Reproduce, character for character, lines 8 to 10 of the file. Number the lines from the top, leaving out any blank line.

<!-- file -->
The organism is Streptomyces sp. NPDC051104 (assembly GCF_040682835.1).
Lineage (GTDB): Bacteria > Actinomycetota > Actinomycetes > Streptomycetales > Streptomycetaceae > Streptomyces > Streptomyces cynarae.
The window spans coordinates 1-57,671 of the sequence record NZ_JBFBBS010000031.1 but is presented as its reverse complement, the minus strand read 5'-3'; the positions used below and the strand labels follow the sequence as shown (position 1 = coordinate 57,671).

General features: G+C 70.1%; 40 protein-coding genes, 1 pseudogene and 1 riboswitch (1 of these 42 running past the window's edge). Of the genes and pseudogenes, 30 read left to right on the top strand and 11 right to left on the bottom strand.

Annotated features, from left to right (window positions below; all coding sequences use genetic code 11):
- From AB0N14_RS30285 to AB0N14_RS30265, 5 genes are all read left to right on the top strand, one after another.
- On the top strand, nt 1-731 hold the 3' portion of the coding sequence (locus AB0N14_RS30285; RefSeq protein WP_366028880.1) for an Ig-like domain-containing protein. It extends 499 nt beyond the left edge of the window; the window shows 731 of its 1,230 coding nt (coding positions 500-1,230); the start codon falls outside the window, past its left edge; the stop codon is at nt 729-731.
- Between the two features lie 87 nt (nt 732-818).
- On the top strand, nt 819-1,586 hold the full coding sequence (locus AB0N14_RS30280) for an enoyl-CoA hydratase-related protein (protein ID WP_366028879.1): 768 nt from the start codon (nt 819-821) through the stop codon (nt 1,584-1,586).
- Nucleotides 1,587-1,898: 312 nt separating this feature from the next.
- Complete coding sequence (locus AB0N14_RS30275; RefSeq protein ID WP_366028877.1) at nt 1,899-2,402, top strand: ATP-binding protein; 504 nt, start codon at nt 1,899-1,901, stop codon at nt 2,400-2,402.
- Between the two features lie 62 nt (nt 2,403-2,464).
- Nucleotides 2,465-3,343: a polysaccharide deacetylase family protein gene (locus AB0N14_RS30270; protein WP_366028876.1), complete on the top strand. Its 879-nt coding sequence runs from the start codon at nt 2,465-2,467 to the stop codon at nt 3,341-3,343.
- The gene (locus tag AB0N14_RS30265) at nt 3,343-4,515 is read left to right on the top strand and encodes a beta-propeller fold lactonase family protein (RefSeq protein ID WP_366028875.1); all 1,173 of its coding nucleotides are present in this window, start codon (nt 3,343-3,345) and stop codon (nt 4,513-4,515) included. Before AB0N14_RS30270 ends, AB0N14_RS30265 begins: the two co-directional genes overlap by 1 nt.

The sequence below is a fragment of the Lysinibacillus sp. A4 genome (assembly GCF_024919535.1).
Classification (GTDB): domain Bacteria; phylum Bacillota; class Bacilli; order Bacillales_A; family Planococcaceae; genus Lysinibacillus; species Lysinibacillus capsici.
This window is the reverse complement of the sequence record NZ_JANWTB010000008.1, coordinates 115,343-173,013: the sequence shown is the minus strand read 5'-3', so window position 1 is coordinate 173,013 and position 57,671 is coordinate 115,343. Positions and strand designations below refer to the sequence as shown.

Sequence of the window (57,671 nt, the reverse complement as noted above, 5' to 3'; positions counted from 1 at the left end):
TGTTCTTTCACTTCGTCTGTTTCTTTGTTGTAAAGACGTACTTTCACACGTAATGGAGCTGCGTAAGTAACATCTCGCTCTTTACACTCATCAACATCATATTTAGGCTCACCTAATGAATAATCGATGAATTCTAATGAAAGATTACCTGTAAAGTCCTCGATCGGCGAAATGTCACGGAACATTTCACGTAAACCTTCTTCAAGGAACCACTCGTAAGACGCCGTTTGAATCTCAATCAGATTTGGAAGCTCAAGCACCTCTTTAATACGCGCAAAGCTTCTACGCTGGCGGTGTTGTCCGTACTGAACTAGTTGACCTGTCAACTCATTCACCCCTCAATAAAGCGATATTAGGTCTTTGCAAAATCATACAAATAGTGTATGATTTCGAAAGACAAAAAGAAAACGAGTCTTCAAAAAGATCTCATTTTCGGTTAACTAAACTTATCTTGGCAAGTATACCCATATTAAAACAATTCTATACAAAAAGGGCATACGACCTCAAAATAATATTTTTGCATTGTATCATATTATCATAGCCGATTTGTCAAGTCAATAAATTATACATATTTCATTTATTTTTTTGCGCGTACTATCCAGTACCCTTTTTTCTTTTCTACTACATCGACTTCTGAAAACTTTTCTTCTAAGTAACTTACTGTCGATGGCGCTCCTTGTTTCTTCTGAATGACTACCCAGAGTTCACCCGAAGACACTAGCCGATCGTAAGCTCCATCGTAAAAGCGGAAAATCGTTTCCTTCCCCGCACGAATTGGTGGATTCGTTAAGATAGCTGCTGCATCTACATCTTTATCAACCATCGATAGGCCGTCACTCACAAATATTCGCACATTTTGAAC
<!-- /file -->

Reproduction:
- Between the two features lie 87 nt (nt 732-818).
- On the top strand, nt 819-1,586 hold the full coding sequence (locus AB0N14_RS30280) for an enoyl-CoA hydratase-related protein (protein ID WP_366028879.1): 768 nt from the start codon (nt 819-821) through the stop codon (nt 1,584-1,586).
- Nucleotides 1,587-1,898: 312 nt separating this feature from the next.